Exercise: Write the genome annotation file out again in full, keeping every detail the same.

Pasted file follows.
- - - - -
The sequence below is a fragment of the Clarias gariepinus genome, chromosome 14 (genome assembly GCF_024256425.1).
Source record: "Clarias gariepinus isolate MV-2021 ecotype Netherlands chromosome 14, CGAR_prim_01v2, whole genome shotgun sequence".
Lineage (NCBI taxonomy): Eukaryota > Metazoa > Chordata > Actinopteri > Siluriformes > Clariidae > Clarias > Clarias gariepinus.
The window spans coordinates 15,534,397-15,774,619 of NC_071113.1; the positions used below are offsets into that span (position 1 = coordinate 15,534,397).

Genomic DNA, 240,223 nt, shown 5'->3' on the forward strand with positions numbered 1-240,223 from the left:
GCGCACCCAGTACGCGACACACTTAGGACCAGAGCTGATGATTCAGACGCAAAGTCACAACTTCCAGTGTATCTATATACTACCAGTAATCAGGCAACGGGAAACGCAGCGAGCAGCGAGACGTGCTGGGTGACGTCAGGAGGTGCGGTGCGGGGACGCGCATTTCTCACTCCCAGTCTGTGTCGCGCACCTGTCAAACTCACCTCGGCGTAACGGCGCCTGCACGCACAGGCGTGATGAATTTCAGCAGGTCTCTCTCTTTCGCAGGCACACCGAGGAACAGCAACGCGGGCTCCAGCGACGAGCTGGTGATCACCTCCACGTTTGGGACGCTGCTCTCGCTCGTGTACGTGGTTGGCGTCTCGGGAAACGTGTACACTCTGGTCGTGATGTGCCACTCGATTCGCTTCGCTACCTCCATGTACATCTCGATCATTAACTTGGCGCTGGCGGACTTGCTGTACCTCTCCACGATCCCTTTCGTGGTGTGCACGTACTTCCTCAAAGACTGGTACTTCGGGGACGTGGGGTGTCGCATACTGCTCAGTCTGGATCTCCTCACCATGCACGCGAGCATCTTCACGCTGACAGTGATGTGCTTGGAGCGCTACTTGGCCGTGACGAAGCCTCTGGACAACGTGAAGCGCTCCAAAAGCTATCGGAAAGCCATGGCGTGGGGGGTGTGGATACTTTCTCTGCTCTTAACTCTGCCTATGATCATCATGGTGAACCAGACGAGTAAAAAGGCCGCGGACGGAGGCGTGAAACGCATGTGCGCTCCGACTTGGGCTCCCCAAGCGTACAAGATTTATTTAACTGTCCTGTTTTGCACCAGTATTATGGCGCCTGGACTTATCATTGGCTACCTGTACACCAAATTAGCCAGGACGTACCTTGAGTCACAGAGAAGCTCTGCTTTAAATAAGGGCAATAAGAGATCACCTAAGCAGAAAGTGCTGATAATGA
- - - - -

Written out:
The sequence below is a fragment of the Clarias gariepinus genome, chromosome 14 (genome assembly GCF_024256425.1).
Source record: "Clarias gariepinus isolate MV-2021 ecotype Netherlands chromosome 14, CGAR_prim_01v2, whole genome shotgun sequence".
Lineage (NCBI taxonomy): Eukaryota > Metazoa > Chordata > Actinopteri > Siluriformes > Clariidae > Clarias > Clarias gariepinus.
The window spans coordinates 15,534,397-15,774,619 of NC_071113.1; the positions used below are offsets into that span (position 1 = coordinate 15,534,397).

Genomic DNA, 240,223 nt, shown 5'->3' on the forward strand with positions numbered 1-240,223 from the left:
GCGCACCCAGTACGCGACACACTTAGGACCAGAGCTGATGATTCAGACGCAAAGTCACAACTTCCAGTGTATCTATATACTACCAGTAATCAGGCAACGGGAAACGCAGCGAGCAGCGAGACGTGCTGGGTGACGTCAGGAGGTGCGGTGCGGGGACGCGCATTTCTCACTCCCAGTCTGTGTCGCGCACCTGTCAAACTCACCTCGGCGTAACGGCGCCTGCACGCACAGGCGTGATGAATTTCAGCAGGTCTCTCTCTTTCGCAGGCACACCGAGGAACAGCAACGCGGGCTCCAGCGACGAGCTGGTGATCACCTCCACGTTTGGGACGCTGCTCTCGCTCGTGTACGTGGTTGGCGTCTCGGGAAACGTGTACACTCTGGTCGTGATGTGCCACTCGATTCGCTTCGCTACCTCCATGTACATCTCGATCATTAACTTGGCGCTGGCGGACTTGCTGTACCTCTCCACGATCCCTTTCGTGGTGTGCACGTACTTCCTCAAAGACTGGTACTTCGGGGACGTGGGGTGTCGCATACTGCTCAGTCTGGATCTCCTCACCATGCACGCGAGCATCTTCACGCTGACAGTGATGTGCTTGGAGCGCTACTTGGCCGTGACGAAGCCTCTGGACAACGTGAAGCGCTCCAAAAGCTATCGGAAAGCCATGGCGTGGGGGGTGTGGATACTTTCTCTGCTCTTAACTCTGCCTATGATCATCATGGTGAACCAGACGAGTAAAAAGGCCGCGGACGGAGGCGTGAAACGCATGTGCGCTCCGACTTGGGCTCCCCAAGCGTACAAGATTTATTTAACTGTCCTGTTTTGCACCAGTATTATGGCGCCTGGACTTATCATTGGCTACCTGTACACCAAATTAGCCAGGACGTACCTTGAGTCACAGAGAAGCTCTGCTTTAAATAAGGGCAATAAGAGATCACCTAAGCAGAAAGTGCTGATAATGA